Our March issue has three diverse and stunning stories, two penetrating non-fiction articles, tons of reviews and remarkable artwork. What more could you ask for?
Tracy Chevalier writes during school hours. She aims for 1000 words in longhand and then edits the work and keys it into the computer.
Louis Sachar writes at least five drafts before he shows anyone.
Joyce Carol Oates prefers to write in the morning, before breakfast.
Ian Rankin writes in front of a blank wall. It helps him if the house is empty, or everyone is asleep.
Patricia Cornwell can write for 14 hours a day on a new book, only pausing to eat cottage cheese from the container.
Kate DiCamillo writes only two pages a day.
Dava Sobel likes to ‘get up at four and go to work in [her] jammies’.
When he’s in the middle of a novel, Colum McCann sometimes prints out a chapter or two in large font, staples it together like a book and takes it to Central Park. He finds a quiet bench and pretends he’s reading a book by someone else.
Anne Rice uses 14-point Courier.
Hilary Mantel takes a shower when she gets writer’s block.
Philip Roth writes at a lectern.
Flannery O’Connor shifted her desk so it faced away from the window.
Cormac McCarthy writes on an Olympus typewriter.
Before she began a writing session, [Sidonie-Gabrielle] Colette would first pick fleas off from her cat.
Blanche D’Alpuget once said that she printed out her first draft then deleted the original file from the computer. After that she forced herself to type it all again from the printouts.
When a narrative arc starts to appear for Margaret Atwood, she experiments with the order by printing out chapters and moving them around in piles on the floor.
Graham Greene wrote 500 words a day for five days a week. This meant he could write a novel a year.
Malorie Blackman writes in her attic.
Leo Tolstoy’s wife Sofia edited and transcribed Anna Karenina and War and Peace for him.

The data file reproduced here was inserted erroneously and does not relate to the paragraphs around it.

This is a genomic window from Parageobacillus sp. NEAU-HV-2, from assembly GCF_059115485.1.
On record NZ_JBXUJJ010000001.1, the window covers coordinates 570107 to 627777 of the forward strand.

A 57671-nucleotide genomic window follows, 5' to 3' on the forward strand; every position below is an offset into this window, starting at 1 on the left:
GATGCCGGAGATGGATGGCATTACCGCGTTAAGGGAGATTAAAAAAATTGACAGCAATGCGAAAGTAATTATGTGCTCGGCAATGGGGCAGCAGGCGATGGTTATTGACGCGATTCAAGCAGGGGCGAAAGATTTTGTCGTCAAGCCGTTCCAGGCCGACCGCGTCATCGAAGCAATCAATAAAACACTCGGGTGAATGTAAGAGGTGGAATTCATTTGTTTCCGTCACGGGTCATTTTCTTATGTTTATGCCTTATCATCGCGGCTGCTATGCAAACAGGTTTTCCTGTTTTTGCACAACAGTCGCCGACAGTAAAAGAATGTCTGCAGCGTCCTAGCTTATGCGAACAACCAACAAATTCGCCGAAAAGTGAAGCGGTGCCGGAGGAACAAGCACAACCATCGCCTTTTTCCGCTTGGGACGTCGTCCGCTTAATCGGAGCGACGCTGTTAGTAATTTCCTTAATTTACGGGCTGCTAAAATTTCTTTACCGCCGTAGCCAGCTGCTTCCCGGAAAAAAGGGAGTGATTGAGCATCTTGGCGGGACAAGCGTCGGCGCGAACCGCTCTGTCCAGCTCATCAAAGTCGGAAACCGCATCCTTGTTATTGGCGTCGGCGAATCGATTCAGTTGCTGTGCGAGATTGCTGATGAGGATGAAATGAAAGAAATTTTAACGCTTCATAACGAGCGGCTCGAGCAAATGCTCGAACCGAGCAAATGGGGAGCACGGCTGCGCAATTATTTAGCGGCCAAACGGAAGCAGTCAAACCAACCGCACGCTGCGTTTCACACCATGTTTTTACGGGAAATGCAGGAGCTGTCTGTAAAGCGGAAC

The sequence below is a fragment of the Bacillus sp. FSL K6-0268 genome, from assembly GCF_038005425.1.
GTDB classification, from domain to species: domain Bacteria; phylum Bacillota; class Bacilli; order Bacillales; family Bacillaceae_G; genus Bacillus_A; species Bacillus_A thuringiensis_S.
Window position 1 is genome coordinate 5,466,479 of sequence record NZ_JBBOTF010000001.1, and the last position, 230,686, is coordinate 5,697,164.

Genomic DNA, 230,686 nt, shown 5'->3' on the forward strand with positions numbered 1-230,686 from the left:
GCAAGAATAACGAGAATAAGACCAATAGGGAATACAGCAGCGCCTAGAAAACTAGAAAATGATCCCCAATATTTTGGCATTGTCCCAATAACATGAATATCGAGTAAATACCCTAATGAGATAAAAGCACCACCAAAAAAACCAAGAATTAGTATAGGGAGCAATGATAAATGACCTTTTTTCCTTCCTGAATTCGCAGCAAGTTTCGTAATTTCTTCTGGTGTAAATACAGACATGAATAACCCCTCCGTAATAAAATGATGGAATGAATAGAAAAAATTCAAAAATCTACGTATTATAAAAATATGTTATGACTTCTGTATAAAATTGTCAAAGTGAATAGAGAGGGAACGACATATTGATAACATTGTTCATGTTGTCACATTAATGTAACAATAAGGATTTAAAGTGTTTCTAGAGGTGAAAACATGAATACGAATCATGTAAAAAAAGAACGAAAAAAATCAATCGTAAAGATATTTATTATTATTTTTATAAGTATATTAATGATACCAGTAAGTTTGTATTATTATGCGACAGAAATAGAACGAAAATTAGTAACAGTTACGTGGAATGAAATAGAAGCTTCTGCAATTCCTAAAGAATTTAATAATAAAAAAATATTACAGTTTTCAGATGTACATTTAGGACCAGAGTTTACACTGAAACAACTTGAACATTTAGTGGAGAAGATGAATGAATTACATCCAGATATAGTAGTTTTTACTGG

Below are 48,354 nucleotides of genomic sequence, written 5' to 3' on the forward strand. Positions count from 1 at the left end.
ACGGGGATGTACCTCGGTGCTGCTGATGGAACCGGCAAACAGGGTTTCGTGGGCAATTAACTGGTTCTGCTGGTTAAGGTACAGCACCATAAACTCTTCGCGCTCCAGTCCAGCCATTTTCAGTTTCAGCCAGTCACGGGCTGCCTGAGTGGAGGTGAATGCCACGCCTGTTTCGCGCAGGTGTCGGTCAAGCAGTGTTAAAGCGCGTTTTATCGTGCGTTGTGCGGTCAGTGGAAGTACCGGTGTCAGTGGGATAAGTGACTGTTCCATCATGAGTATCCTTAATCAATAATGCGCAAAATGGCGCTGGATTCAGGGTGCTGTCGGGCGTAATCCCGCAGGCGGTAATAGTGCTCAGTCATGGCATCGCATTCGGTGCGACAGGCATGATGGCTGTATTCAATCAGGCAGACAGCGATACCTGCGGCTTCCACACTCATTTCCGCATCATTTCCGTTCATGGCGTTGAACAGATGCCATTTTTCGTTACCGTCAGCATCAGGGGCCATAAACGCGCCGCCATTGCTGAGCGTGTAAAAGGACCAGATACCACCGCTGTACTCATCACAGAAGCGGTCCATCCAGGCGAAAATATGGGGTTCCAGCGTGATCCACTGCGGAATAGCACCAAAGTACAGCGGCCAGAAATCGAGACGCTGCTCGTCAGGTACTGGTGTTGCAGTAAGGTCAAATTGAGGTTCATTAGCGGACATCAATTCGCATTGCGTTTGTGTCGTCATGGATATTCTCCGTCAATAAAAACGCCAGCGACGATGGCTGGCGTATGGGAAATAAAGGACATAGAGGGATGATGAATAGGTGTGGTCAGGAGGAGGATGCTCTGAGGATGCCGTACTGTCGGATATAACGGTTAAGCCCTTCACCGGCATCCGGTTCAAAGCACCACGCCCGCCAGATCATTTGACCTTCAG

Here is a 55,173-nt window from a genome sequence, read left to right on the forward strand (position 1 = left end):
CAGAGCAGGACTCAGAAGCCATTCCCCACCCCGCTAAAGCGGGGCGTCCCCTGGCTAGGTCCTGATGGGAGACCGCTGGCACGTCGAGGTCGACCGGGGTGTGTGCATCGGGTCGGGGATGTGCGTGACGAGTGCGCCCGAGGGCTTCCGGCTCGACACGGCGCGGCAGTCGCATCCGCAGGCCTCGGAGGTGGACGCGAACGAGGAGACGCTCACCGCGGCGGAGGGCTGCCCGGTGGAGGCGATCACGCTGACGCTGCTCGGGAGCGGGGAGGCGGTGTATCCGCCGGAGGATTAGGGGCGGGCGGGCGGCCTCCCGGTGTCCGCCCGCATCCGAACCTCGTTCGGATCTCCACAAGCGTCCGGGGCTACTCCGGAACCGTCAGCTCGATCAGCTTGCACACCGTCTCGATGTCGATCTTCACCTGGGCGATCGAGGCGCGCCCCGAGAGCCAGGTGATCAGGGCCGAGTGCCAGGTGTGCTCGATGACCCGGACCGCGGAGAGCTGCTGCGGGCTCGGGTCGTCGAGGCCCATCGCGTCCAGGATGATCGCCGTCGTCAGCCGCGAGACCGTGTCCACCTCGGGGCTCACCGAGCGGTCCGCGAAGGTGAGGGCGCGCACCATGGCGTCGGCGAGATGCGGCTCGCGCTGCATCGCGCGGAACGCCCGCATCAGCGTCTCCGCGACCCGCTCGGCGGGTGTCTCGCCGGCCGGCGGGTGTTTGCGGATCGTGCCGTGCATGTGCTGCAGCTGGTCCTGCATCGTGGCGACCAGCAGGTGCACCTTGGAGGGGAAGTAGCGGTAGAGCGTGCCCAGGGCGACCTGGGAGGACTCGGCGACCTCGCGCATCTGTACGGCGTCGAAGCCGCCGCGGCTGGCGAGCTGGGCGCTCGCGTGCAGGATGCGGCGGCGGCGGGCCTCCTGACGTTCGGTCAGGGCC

There is no magic formula for writing. Find the ways that work best for you.
All the best from the cloud.
From The Excuses We Make for Our Children by Rebecca Fung:
I took a plate of cakes to Mitsu, who finally stopped crying after three days of flooding tears. I wasn’t sure which was worse, the incessant sobs and the wailing or the eerie silence. But I didn’t get to choose.
From Ogali by Nuzo Onoh:
Ogali died on the dawn of her fifteenth birthday. She died gripping the wrist of the young man, Amobi, he of the roving eyes and honey-sweet tongue.
From Dog Nebula by Subodhana Wijeyeratne:
The message arrives almost as soon as he jumps into the system. He’s been alone with nothing but the ship’s groans and beeps for so long that he doesn’t even notice. Instead, he spends his few hours there as he spends them in any new system. He sits in the cockpit of his ship, a warm and leathery cocoon, and stares at the star—this one ancient and blue, blue like the blazing heart of a lightning strike. He guides the ship out to where it can safely absorb new fuel without its outsides melting.
From John Lang and the Hidden by Gillian Polack:
I’m still thinking about John Lang, that first Australian-born novelist, so strongly associated with the story of Fisher’s ghost. There’s an aspect of his work I didn’t talk about in my previous essays. This aspect may or may not be valid… it all depends on how one book is attributed. The Valet’s Tragedy is generally attributed to folklorist Andrew Lang (brother of one John Lang), but the editor of ‘Invisible Ghosts’ at Mulini Press attributes it to the author of ‘Fisher’s Ghost’ (the other John Lang). ‘What if…?’ is the perfect place to start for anything to do with speculative fiction and, in this essay, I’m going to explore a different way of interpreting Lang’s work, one that assumes that the editor of ‘Invisible Ghosts’ is right and I am wrong.
From That Did What? Contrivance in Speculative Fiction by Stuart Olver:
Imagine you’re reading a novel or watching a movie about a spaceship hurtling at relativistic speeds towards a star system many light years away. The spacecraft is a marvel of futuristic technology, its artificial brain exquisitely programmed to nurture the on-board environment and respond to any potential threats the ship might encounter along the way. The crew are all highly trained, and work together with courage and professionalism to deal with the small crises that inevitably arise during the voyage. After a few years, they arrive safely at their destination and set up a thriving colony on the new planet, which develops into a harmonious human society.